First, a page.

The Austin Judicial Committee met with public testifiers Tuesday to discuss improving THC testing after the Texas Legislature legalized hemp in June with House Bill 1325.
HB 1325 differentiates between hemp and marijuana based on the amount of tetrahydrocannabinol each one contains. The committee met to address the difficulty of prosecuting marijuana offenses now that hemp, but not marijuana, is legal in Texas.
During the meeting, Austin citizens and representatives from local organizations gave testimonies describing how the city should enforce marijuana laws. County officials previously dismissed 93 marijuana-related charges due to a lack of necessary testing equipment for THC.
Troy Gay, Austin Police Department chief of staff, said the city must invest in testing equipment that will allow police officers to differentiate marijuana from hemp.
Emily Gerrick, a senior staff attorney from the Texas Fair Defense Project, said marijuana laws in Texas are completely unenforceable due to the fact that there is only one lab in the state that can properly test for the difference in THC levels between hemp and marijuana.
"Once we understand the time and the cost of testing, APD and the county will be in a better position to make decisions regarding the future of enforcement action," Gay said.
Gay said the lack of law enforcement in places around Austin will lead to a boost in the local marijuana market and an increase in violent offenses, such as murders involving drug deals.
Gerrick said despite the inability to enforce the laws properly, APD officers are still citing and arresting people. She said this disproportionately affects people of color in Travis County, particularly African Americans, who are more likely to be jailed than their white counterparts for possession of marijuana.
"It's just a tremendous waste of resources, especially given that we have such a serious backlog for serious crimes," Gerrick said."(The)Austin Police Department should stop citing and arresting people ... for possession of marijuana, especially given that these cases are not currently being accepted (by the district attorney)."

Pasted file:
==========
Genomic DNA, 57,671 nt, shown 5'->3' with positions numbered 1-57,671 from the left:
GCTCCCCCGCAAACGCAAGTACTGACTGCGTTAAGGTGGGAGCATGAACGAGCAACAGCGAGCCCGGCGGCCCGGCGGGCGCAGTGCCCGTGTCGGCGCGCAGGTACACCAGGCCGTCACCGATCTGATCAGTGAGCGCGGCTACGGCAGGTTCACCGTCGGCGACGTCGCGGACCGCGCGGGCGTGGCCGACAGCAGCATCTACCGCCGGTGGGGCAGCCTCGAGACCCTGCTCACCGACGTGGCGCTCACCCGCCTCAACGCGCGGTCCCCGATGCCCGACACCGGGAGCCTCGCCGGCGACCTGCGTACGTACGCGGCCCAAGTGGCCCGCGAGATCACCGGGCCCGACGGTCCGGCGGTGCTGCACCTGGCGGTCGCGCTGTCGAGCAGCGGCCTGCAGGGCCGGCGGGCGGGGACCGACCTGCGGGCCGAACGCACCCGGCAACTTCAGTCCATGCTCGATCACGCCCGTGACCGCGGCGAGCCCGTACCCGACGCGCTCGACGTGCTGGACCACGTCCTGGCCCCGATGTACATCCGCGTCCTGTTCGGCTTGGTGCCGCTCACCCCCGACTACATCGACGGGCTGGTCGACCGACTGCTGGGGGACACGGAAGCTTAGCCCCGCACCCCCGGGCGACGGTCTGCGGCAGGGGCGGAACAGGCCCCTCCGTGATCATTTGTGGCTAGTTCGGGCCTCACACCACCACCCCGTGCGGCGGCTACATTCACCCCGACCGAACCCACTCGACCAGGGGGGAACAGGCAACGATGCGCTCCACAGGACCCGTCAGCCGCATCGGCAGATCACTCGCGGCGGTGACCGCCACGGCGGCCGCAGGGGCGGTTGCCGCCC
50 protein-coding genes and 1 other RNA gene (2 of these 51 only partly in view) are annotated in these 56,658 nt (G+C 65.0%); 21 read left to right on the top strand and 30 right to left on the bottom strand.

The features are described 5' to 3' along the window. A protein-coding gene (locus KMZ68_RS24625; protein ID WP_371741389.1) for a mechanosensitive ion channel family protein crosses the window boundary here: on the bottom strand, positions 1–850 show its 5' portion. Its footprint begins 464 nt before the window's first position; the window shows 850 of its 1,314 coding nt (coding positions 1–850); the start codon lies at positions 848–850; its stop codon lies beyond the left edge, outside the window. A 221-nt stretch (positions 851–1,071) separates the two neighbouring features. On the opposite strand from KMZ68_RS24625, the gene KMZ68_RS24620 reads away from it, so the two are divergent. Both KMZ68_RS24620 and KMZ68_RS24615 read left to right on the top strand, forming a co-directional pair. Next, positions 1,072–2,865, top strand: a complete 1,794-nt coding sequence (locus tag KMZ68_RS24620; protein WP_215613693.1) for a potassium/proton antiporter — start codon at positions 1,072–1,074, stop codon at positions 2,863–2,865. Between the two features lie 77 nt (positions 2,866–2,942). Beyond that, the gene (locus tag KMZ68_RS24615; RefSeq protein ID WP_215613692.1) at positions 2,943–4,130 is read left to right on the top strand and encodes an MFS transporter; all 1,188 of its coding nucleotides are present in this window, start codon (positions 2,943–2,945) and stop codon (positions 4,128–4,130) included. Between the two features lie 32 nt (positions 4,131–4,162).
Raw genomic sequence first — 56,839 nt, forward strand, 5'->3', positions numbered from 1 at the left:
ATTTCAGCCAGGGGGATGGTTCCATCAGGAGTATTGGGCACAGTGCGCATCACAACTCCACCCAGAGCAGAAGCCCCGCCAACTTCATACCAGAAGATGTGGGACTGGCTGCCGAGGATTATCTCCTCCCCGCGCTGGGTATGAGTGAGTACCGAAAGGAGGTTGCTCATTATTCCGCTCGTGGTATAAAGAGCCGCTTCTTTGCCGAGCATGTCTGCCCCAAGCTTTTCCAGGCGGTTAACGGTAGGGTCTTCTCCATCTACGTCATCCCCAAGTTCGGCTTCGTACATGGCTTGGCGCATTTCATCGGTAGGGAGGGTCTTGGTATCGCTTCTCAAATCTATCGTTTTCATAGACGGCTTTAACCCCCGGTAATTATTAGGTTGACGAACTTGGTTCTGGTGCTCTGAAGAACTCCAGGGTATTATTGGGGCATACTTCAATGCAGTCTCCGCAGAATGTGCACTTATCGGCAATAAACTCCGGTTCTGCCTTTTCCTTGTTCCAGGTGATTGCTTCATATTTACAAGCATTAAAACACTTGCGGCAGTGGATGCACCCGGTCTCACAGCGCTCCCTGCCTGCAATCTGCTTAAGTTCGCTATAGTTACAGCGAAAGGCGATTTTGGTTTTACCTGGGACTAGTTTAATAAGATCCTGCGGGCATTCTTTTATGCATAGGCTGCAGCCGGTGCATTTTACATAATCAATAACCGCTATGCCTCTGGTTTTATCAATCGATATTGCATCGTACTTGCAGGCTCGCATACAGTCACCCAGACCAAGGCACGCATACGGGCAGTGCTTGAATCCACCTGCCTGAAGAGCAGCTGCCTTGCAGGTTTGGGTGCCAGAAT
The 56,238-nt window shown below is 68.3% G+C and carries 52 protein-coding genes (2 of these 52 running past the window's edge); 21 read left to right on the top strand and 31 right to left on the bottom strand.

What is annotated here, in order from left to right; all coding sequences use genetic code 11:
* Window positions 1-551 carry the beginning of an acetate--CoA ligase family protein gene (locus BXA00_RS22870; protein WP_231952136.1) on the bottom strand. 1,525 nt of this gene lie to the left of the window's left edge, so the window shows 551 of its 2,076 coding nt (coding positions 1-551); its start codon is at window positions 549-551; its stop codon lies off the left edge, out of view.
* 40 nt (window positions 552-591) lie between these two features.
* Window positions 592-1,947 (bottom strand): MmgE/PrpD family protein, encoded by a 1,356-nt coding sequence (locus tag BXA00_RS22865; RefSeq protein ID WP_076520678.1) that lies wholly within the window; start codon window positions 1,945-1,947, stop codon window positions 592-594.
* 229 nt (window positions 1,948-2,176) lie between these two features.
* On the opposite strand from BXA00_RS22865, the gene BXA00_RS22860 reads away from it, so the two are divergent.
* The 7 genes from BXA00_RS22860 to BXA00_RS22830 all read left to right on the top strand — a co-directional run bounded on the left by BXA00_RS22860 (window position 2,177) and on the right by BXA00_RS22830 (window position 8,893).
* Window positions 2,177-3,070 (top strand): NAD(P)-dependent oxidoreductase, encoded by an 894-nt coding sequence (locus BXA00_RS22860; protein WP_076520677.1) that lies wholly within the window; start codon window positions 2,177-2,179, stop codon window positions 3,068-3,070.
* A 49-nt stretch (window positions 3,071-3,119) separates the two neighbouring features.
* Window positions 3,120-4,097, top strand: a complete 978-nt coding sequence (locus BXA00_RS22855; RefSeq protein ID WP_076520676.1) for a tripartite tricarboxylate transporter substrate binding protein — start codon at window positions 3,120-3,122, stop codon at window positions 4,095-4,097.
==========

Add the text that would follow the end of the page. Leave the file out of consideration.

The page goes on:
Austin resident Annette Price said she was against allocating resources for THC testing because of the impacts of jail time due to marijuana laws, such as the loss of access to employment, housing, public benefits and childcare.
"When a person is arrested, their entire life stops," Price said. "Now, we want to risk some funding that will be wasted on some testing. What are we saying to the community, and how are we really allocating our money that best serves our community?"
Bratzzo Banich, the president of Texas Horns for Cannabis, said Texas campuses should engage in an educational effort to dispel myths about the marijuana market instead of continuing state enforcement laws.
"In reality, there's more to the industry than just consumption," said Banich, a human development and family sciences senior. "It can create opportunities in the long run. There are people creating companies (and) doing work outside of Texas that is progressing society. I feel like Texas is kind of being left behind."